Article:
Mobile Services Behavioral Intention: Theoretical Background and Empirical Research

Mobile Services Behavioral Intention: Theoretical Background and Empirical Research

Vaggelis Saprikis (Technological and Educational Institute of Western Macedonia, Greece), Maro Vlachopoulou (University of Macedonia, Greece) and Theodora Zarmpou (University of Macedonia, Greece)
Copyright: © 2016 |Pages: 24
DOI: 10.4018/978-1-5225-0236-4.ch002
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This chapter presents a review of literature concerning behavioral intention theory and research models, focusing on the factors driving consumer adoption intention of mobile services. Based on this theoretical background a conceptual framework that combines perceived ease of use, perceived usefulness, innovativeness, trust, demographic characteristics and relationship drivers in order to examine their influence on the mobile services' adoption intention has been proposed. Furthermore, the proposed framework is empirically tested using data collected from a survey in Greece. The collected data are analyzed through factor analysis, stepwise regression analysis and ANOVAs. According to the results of the study, individuals' innovativeness, their educational level, and the relationship ties between the users and the mobile services are key factors to encourage m-services' adoption. The outcomes provide interesting insights and useful hints to practitioners and researchers.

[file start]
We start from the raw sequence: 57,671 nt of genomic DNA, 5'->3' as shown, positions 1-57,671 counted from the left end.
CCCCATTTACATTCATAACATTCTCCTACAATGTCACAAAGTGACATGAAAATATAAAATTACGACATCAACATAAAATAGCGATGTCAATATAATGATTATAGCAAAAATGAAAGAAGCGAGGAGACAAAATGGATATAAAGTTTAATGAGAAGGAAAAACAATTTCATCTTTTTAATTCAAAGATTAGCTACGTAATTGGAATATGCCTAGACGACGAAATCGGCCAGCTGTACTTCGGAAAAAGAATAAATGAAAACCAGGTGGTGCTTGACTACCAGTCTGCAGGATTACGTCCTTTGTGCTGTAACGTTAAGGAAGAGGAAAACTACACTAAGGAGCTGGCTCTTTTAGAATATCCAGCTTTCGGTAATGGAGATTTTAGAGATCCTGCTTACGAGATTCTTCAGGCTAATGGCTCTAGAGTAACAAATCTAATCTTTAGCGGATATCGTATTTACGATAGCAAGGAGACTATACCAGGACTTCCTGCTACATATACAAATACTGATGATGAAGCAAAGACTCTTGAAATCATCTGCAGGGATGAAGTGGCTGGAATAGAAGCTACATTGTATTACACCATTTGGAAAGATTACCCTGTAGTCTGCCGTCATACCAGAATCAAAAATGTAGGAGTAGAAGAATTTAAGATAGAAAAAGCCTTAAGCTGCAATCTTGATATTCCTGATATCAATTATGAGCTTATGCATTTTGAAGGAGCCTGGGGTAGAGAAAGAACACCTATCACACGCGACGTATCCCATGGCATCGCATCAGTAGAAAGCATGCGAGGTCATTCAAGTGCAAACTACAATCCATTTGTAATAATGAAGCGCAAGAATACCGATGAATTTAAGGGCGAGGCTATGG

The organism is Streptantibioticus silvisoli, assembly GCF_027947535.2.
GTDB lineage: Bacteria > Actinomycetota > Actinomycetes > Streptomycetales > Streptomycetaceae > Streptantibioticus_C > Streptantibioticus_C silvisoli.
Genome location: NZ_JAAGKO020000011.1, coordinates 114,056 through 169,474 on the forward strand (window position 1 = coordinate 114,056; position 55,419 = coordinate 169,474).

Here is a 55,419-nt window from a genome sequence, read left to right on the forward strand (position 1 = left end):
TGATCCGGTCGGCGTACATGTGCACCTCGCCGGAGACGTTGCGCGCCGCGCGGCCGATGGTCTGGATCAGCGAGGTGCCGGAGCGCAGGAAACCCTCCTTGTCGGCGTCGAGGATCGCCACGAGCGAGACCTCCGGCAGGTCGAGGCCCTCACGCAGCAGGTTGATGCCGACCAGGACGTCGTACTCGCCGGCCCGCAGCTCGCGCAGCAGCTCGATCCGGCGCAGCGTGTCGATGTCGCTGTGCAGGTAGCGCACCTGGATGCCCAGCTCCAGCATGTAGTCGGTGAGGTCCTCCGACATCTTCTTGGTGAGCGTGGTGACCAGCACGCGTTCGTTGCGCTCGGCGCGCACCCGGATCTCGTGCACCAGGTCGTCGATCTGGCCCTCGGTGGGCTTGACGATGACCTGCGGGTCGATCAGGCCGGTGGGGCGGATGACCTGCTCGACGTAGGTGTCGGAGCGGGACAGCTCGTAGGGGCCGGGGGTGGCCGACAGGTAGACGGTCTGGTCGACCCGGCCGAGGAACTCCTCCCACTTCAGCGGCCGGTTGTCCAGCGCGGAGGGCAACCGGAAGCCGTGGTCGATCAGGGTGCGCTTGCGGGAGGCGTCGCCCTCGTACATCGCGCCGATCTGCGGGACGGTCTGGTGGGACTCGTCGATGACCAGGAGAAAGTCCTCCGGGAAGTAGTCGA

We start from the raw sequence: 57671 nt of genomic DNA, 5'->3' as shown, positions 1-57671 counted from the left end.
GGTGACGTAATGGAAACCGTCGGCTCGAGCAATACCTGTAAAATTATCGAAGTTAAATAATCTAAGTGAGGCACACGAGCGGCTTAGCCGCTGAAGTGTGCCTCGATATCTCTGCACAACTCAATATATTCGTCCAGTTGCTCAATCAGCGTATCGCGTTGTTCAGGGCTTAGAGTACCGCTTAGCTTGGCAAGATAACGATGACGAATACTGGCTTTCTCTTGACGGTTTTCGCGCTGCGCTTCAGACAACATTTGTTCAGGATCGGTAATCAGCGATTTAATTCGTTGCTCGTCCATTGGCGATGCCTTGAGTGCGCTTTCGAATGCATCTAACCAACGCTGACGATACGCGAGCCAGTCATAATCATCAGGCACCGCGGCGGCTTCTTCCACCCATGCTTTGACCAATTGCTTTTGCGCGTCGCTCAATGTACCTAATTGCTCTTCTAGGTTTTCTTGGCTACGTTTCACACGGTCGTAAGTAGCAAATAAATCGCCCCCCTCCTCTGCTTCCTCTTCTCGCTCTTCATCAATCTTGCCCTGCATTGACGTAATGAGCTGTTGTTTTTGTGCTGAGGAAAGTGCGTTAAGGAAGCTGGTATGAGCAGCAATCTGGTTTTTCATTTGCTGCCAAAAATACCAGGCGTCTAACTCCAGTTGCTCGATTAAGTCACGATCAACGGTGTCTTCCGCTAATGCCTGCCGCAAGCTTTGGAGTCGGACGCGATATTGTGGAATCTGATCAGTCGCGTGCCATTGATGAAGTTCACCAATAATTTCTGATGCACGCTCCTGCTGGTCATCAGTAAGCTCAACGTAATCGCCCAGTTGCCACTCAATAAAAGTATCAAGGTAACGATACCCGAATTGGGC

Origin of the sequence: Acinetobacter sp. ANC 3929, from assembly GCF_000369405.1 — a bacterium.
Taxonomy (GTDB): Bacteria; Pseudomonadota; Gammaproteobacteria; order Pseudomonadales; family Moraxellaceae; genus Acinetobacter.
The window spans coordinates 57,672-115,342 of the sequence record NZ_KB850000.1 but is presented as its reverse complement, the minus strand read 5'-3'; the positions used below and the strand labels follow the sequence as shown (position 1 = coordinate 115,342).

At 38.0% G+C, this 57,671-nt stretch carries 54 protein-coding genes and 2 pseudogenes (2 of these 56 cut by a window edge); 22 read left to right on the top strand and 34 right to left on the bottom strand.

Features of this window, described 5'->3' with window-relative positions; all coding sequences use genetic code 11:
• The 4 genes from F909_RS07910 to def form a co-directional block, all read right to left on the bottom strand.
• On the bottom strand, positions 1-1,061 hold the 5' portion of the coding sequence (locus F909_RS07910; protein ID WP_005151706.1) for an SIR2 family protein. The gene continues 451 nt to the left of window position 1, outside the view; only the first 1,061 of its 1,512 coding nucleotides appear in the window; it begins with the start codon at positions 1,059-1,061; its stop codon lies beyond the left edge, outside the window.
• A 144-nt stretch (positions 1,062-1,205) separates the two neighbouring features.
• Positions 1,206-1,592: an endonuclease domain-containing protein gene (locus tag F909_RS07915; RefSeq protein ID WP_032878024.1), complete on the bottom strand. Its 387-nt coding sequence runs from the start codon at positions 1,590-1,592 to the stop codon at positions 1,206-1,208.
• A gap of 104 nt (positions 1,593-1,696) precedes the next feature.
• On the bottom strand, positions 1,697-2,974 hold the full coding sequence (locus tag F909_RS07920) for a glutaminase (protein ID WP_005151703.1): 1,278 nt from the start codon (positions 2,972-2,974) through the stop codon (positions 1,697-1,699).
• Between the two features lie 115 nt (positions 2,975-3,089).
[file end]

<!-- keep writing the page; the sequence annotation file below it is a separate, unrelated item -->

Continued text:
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Theoretical Background

A literature review on information systems, innovative technology, e-commerce and m-shopping highlights a number of theories or conceptual models, which are commonly used or extended with other variables for investigating various contexts of technology adoption and especially the users’ intention to adopt m-services. Therefore, there are several behavioral intention theories, and the most popular and widely used are following.

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